I seem to be on a Korean cuisine binge as of late. Well okay, the last two were Korean establishments (Honey’s Bistro & Borandsi Cafe) so it’s hardly a binge, but still, 3 in a row straight is a bit. Both my visits to Honey’s and Seoul Doogbaegi are directly influenced by Foodosphy (see his take on it here).
Kingsway is a busy street, stretching from Vancouver to Burnaby and you will find no shortage of eats of all kinds. Most of the Korean joints seem to be in Burnaby though, so it’s a little rare to find this one a couple blocks away from Knight in Vancouver. From the outside, it isn’t really flashy and doesn’t catch the eyes attention. I would have driven past not noticing it if we weren’t looking for it.
Margo and I arrived just before 10 after she came to pick me up, then consequently made me drive the rest of the way. Really, I know it’s just cause she doesn’t like to drive in Vancouver, I mean she even gets lost in her own city, Richmond. =p
Bright fluorescent lights beam down in the room, providing a stark contrast from the dark gloomy night outside. Inside it feels warm, inviting, and the server was quick to attend to us. There were two other tables, one was a couple sitting behind us and the other was two families sitting in the rooms.
Having read such good things about the seolleongtang, I knew I would be getting it. The last time I remember having a good ox bone soup was at Wang Ga Ma in Coquitlam, near the H-mart. Now I just had to decide what I wanted in it. Should I be boring and just get sliced beef? Boring… I needed some excitement, so I went for the Tripe, Tongue & Spleen w/ Flour noodle. A question about the Hangul spelling, why is it spelled differently? It seems there is no standard spelling and that people interpret it and spell it differently. Case in point is that Googling it will turn up “seolleongtang” but the menu here says “sul lung tang“.
While we waited for our orders, a bunch of banchan came out to keep us waiting. The usual suspects were here, kimchi, seaweed, potatoes, bean sprouts, and daikon. The potatoes were excellent, as was the kimchi. Home made for sure, and rated an 7.5/10 on my spice scale. 10 means I’m crying by the way. We were also served our rice in metal bowls, which I love because it keeps it hot for that much longer.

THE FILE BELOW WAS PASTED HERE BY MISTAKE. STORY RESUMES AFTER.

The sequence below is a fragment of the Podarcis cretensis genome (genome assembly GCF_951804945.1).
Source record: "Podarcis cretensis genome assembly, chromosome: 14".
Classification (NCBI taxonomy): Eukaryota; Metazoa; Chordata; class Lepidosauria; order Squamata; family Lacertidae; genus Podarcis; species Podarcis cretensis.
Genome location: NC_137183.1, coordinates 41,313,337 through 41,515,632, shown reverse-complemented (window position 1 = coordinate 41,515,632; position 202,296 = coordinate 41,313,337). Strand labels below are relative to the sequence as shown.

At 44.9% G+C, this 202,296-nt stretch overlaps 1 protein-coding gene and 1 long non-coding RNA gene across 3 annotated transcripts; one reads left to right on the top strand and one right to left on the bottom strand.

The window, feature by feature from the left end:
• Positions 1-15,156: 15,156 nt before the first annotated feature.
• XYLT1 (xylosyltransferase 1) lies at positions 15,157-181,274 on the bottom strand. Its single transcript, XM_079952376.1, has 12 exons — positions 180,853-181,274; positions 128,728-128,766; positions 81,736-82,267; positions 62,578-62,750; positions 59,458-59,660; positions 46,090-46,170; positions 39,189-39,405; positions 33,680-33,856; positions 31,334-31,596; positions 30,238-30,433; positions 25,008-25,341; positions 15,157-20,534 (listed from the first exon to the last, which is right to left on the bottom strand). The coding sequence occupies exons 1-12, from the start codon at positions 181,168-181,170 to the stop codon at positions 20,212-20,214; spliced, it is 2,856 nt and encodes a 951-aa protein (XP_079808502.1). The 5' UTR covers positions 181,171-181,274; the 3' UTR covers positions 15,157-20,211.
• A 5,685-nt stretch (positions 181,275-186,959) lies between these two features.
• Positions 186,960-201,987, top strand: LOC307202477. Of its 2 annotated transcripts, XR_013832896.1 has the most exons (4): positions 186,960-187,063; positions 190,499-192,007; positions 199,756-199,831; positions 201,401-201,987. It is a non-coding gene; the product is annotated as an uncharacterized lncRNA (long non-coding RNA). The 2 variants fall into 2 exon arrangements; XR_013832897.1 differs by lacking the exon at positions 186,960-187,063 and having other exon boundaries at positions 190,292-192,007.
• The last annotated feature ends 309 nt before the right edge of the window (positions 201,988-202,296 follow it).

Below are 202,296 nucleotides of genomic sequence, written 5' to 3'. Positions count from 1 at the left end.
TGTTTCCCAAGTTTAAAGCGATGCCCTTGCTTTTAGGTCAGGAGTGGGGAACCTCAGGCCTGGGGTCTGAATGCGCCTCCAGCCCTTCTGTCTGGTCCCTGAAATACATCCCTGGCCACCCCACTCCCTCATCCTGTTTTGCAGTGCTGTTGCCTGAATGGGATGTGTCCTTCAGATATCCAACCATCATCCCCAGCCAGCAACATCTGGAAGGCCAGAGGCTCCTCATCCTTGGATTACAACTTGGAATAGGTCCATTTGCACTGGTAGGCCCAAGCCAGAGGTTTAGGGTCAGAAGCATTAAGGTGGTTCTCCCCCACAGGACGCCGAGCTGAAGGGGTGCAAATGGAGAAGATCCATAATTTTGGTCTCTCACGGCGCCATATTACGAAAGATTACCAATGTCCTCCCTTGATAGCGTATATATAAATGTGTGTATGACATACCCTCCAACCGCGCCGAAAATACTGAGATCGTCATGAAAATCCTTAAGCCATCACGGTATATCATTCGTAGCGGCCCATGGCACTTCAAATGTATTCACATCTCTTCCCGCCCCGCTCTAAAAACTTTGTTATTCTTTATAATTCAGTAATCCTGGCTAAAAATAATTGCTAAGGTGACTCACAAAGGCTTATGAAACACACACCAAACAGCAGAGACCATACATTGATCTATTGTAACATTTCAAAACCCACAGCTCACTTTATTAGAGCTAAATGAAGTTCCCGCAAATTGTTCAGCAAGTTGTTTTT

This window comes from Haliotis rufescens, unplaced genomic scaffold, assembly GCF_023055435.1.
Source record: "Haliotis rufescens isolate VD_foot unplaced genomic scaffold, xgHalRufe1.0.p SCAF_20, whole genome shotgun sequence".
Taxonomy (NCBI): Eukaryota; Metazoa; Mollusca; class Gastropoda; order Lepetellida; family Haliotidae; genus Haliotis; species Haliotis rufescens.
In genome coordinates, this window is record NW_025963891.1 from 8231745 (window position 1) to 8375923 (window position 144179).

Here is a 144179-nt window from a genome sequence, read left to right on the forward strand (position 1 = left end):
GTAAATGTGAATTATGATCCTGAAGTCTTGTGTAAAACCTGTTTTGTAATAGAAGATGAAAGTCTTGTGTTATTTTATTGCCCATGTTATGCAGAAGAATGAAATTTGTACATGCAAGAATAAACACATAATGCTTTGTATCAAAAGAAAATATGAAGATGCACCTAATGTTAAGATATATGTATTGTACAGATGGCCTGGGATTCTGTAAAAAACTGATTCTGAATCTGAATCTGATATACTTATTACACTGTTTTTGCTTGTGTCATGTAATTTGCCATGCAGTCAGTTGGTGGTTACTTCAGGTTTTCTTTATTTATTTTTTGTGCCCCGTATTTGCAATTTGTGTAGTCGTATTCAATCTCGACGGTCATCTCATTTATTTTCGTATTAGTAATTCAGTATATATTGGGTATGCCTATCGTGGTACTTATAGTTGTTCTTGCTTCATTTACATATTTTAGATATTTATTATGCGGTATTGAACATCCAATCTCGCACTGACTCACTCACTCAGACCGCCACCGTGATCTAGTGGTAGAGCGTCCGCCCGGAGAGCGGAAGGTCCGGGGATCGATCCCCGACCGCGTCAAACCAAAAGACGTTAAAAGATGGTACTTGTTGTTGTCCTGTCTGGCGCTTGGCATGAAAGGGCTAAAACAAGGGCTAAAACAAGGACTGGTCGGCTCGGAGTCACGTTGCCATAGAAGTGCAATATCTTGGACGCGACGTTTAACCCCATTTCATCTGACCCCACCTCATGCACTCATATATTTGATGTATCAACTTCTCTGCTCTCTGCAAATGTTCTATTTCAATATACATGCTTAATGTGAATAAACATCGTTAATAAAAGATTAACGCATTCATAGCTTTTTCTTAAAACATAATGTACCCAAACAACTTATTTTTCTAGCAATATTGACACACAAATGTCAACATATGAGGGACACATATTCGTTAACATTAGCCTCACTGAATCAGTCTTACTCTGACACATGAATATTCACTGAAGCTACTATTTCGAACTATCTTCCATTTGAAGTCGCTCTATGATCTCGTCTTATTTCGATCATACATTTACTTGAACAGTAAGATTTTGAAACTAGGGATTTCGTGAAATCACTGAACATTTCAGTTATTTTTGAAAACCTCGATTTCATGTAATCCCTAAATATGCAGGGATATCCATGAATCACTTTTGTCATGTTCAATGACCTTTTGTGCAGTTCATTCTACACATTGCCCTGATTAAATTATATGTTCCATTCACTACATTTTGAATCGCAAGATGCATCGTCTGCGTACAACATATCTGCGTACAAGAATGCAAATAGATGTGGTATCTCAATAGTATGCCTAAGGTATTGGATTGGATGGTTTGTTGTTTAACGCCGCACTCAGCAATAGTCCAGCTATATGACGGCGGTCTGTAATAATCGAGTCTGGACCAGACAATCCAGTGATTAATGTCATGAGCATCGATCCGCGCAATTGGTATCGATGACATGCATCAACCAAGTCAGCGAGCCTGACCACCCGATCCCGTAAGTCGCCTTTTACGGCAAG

Coarse sea salt was provided on the table for the soup and other uses, but I found I didn’t need it nor want to add any to the soup when it came.
I enjoyed the creamy broth-soup that can only be made from ox bones, cooked for several hours or even a whole day to extract all the wonderful flavors from the bone and its marrow. A slight off-white and cloudy appearance is the norm, and is usually accompanied by green onions, rice, and side dishes. Most of the items were at the bottom, covered by the white thin vermicelli like noodles.
A bowl full of green onions. I used more than half of it…did I mention I like green onions?
Tongue! It was only till later that I realized that I had inadvertently ordered one of Shermans favorite things, tongue.
Margo had the Soondubu w/ Seafood. Oooo this was spicy since Margo requested that it be super spicy. I think there was a LOT of tofu in here and also an egg, which she broke the yolk of. <Nelson Muntz> HA HA. </Nelson Muntz>. Note that the soondubu link is to MaangChi, a very exceptional resource for all Korean food, shown to me by Andrea.
When our bowls were cleared away, she brought out some Sikhye for us. It’s a traditional dessert made from pouring malt water onto cooked rice and letting it ferment, to change the starch in the rice into sugar. Sometimes ginger and sugar can be added, but it’s just as good without flavoring.
At $8 each for dinner, considering the amount of food we had, that’s a pretty wicked deal. We both put down $10, feeling that it was worth way more for what we had just ate and so it was only right that we do so. Revisit? Yes.
The menu is scanned and up at Urbanspoon, follow this link to view it.